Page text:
Source: Proceedings of the National Academy of Sciences (vol 97, p 7687)
FOR years, polystyrene foam has been keeping our coffee hot and our beer
cold. Now chemists have taught single molecules of this plastic a more
impressive trick--how to snatch and store energy from light in the way that
The researchers, based as the Los Alamos National Laboratory in New Mexico,
are aiming to build a new breed of cheap polystyrene-based batteries. They
say the batteries could be used to provide power for anything from cars to
The project is part of continuing efforts by Tom Meyer and his colleagues
at Los Alamos to find simple materials that can mimic the complex chemistry
of photosynthesis, which allows plants to store energy from sunlight in
The first step in photosynthesis is the absorption of a photon--a particle
of light--by an "antenna" composed of the green pigment chlorophyll. This
energy is then used to propel electrons around the chemical bonds of the
molecules involved in the reaction, ultimately stripping electrons from
water to make oxygen, and adding them to carbon dioxide to create
Meyer's team had already managed to recreate each of these steps
separately, using different synthetic molecules that work in conjunction
with an atom of the metal ruthenium. In his latest experiments, he decided
to link these molecules on a polymer backbone. "Because polystyrene
polymers are so widely used, their chemistry is very well understood," he
says. "So it was an obvious choice for the backbone."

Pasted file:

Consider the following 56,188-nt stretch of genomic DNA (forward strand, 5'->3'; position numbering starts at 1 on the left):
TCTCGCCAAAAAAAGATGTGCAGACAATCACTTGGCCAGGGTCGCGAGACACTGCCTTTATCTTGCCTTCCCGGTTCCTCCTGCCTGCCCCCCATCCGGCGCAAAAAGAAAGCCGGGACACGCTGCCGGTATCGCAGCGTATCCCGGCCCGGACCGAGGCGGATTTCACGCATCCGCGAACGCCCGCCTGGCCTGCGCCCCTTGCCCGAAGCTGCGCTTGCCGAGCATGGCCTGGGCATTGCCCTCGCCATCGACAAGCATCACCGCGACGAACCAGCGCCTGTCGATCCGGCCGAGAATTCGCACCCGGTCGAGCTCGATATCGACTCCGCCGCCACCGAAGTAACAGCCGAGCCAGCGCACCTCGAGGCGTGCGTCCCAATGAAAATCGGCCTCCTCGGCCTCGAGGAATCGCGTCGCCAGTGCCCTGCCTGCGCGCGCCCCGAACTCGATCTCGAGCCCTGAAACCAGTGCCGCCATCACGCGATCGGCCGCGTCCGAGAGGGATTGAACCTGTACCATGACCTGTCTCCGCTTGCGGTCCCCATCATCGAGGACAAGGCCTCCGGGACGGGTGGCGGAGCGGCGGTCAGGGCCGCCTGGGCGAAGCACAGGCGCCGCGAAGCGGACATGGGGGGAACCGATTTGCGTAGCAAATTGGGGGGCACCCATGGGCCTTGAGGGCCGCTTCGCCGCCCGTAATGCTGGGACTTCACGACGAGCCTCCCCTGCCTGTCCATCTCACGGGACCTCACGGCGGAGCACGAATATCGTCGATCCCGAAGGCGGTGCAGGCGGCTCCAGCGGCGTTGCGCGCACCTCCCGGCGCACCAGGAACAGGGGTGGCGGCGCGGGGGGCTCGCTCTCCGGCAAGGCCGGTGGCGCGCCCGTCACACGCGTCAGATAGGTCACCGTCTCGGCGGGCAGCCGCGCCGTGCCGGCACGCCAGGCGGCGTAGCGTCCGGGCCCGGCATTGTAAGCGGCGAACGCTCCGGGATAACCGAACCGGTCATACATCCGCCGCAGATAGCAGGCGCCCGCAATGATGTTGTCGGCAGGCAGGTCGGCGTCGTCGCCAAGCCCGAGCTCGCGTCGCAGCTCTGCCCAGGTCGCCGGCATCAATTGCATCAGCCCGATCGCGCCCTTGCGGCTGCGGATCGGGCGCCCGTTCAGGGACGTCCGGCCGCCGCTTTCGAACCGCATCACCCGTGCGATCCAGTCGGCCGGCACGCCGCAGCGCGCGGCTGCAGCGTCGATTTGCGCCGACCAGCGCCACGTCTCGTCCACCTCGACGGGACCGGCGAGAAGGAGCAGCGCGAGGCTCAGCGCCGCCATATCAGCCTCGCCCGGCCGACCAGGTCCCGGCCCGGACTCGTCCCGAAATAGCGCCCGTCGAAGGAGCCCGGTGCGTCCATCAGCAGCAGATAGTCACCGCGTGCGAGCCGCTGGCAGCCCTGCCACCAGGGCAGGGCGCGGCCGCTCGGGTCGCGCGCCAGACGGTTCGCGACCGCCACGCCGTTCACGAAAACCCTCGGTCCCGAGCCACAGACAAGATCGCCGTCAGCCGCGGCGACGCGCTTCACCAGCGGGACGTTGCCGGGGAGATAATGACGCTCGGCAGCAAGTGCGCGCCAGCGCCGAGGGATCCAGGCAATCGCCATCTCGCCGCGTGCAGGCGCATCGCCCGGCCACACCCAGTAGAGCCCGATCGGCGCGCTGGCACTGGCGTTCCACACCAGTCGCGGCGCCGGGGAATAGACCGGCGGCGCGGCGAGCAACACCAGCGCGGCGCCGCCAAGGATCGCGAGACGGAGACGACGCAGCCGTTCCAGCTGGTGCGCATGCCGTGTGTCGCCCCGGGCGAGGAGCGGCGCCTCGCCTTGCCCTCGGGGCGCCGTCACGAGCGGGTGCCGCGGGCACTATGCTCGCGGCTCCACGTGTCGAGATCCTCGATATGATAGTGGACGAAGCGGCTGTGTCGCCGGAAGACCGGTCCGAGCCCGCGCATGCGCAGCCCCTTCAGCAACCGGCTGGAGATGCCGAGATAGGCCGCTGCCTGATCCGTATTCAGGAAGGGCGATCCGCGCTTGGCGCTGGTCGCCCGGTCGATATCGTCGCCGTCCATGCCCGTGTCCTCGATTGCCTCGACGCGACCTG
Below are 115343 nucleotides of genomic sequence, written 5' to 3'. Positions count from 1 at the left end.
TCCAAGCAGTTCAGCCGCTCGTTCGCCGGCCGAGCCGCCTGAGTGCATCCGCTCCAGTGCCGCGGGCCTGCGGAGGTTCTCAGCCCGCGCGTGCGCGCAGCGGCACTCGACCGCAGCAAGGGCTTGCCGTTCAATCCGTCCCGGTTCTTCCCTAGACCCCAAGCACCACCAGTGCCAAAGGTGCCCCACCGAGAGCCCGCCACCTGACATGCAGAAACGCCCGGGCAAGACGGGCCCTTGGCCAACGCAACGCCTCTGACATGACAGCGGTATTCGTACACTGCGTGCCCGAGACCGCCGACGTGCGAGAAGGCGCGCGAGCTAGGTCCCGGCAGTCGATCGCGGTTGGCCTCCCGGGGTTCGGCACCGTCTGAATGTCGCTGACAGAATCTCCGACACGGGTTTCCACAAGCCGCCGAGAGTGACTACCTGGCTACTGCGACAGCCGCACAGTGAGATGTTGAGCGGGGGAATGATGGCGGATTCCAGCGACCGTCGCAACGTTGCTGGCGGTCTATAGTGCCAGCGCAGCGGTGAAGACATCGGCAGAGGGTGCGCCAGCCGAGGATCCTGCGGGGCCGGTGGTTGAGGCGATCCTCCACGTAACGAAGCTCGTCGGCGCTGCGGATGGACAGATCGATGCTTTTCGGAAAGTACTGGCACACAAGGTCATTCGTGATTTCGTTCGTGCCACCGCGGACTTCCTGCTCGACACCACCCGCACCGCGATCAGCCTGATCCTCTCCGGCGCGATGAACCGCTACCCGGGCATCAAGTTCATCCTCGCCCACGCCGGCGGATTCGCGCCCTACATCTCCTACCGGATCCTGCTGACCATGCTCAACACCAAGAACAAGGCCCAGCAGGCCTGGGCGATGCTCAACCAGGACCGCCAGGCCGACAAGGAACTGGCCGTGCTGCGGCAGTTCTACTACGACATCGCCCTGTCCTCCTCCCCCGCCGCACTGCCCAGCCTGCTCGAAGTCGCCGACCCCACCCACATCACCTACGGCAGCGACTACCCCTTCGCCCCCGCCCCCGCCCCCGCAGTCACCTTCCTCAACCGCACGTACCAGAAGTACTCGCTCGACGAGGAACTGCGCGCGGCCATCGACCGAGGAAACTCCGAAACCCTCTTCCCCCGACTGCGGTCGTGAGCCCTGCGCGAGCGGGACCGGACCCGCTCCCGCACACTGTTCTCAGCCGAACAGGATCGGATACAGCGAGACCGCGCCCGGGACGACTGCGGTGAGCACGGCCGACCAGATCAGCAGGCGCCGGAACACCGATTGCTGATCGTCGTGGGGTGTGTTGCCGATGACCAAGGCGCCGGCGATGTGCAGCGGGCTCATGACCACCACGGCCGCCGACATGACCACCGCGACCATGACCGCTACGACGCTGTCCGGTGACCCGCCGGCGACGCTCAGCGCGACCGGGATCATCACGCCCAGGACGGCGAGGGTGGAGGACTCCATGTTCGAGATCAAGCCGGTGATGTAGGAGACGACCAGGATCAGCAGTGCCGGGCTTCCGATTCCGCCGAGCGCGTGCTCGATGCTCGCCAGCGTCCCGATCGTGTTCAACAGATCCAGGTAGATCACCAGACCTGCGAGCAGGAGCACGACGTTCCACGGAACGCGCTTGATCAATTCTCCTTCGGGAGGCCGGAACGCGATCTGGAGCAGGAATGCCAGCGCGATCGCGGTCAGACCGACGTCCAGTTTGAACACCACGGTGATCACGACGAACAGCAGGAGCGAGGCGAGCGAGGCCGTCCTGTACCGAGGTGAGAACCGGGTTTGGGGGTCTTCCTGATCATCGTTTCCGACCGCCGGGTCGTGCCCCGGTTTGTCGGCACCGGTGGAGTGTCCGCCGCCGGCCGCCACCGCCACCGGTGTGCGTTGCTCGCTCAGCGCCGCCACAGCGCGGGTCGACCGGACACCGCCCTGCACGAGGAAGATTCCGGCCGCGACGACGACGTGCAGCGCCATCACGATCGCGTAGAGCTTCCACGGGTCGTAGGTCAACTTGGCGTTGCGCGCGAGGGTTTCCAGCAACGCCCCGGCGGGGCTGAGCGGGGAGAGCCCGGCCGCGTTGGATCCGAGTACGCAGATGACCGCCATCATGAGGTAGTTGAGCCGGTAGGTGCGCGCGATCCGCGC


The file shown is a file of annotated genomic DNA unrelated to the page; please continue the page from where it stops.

To test out the new molecule, the researchers zapped a solution of it with
a laser. As they had hoped, some side chains containing the ruthenium
antennas were able to absorb the light energy and pass it along the polymer
chain. When the energy reached another type of ruthenium complex, it was
able to do some chemical work, pushing an electron to a different part of
the complex. Mobilising electrons in this way is what batteries
do--supplying electrons from an anode that can be drawn around a circuit
and back towards its cathode.
Michael Wasielewski, a photosynthetic chemist at Northwestern University in
Chicago, thinks Meyer's choice of polymer was the key. "All the right
properties are there," he says. "And we already have robust [manufacturing]
technology to work with polystyrene. It's a nice piece of work."
Because polystyrene derivatives are inexpensive to create, Meyer thinks his
polymer holds great promise for a wide array of devices--such as
solar-powered fuel cells that pull electrons from water to create hydrogen
fuel or to generate an electric current.
For now, his team's main aim is to increase the efficiency with which the
molecules convert energy, which is now hovering around 15 per cent.
"There's a lot of hard work ahead, but you have to expect that," he says.
"After all, it took natural photosynthesis more than a billion years to
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